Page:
[0187] The methods encompassed by the invention may be extended to propagation techniques used to generate plants. For example, a target plant is transformed with a polynucleotide encoding provided in the Sequence Listing, or a polynucleotide encoding a polypeptide that is an equivalog of one of the polypeptides provided in the Sequence Listing, and that has an improved trait relative to a control plant such as one or more traits provided in Table 7, and the transformed target plant may be “selfed” (i.e., self-pollinated) or crossed with another plant to produce transgenic seed. A progeny plant may be grown from this seed, thus generating a transformed progeny plant with the improved trait as compared to the control plant.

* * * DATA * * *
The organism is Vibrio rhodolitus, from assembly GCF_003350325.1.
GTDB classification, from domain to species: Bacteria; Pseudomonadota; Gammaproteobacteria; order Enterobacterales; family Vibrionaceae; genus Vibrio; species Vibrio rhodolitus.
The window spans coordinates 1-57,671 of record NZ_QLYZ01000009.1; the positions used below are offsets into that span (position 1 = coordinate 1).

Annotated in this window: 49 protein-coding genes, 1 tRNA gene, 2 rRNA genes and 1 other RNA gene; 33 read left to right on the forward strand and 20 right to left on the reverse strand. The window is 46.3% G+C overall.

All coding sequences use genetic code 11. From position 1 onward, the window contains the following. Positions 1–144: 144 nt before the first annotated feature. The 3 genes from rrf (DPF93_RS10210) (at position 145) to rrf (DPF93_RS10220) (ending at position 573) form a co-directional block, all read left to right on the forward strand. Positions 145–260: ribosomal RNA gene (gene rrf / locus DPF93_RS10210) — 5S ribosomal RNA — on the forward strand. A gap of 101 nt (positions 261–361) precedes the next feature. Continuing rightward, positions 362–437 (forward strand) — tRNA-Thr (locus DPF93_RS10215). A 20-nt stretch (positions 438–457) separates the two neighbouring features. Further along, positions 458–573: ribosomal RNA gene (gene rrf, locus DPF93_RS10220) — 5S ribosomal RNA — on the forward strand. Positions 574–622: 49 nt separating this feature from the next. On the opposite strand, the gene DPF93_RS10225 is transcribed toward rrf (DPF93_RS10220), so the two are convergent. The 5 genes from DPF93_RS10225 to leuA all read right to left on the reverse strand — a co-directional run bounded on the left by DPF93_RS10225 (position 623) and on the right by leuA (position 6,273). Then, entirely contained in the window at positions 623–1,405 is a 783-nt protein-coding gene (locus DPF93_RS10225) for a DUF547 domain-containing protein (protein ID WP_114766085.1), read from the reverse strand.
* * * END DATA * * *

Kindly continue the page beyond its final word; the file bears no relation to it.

EXAMPLES

[0188] It is to be understood that this invention is not limited to the particular devices, machines, materials and methods described. Although particular embodiments are described, equivalent embodiments may be used to practice the invention.
[0189] The invention, now being generally described, will be more readily understood by reference to the following examples, which are included merely for purposes of illustration of certain aspects and embodiments of the present invention and are not intended to limit the invention. It will be recognized by one of skill in the art that a transcription factor that is associated with a particular first trait may also be associated with at least one other, unrelated and inherent second trait which was not predicted by the first trait.

Example I

Isolation and Cloning of Full-Length Plant Transcription Factor cDNAs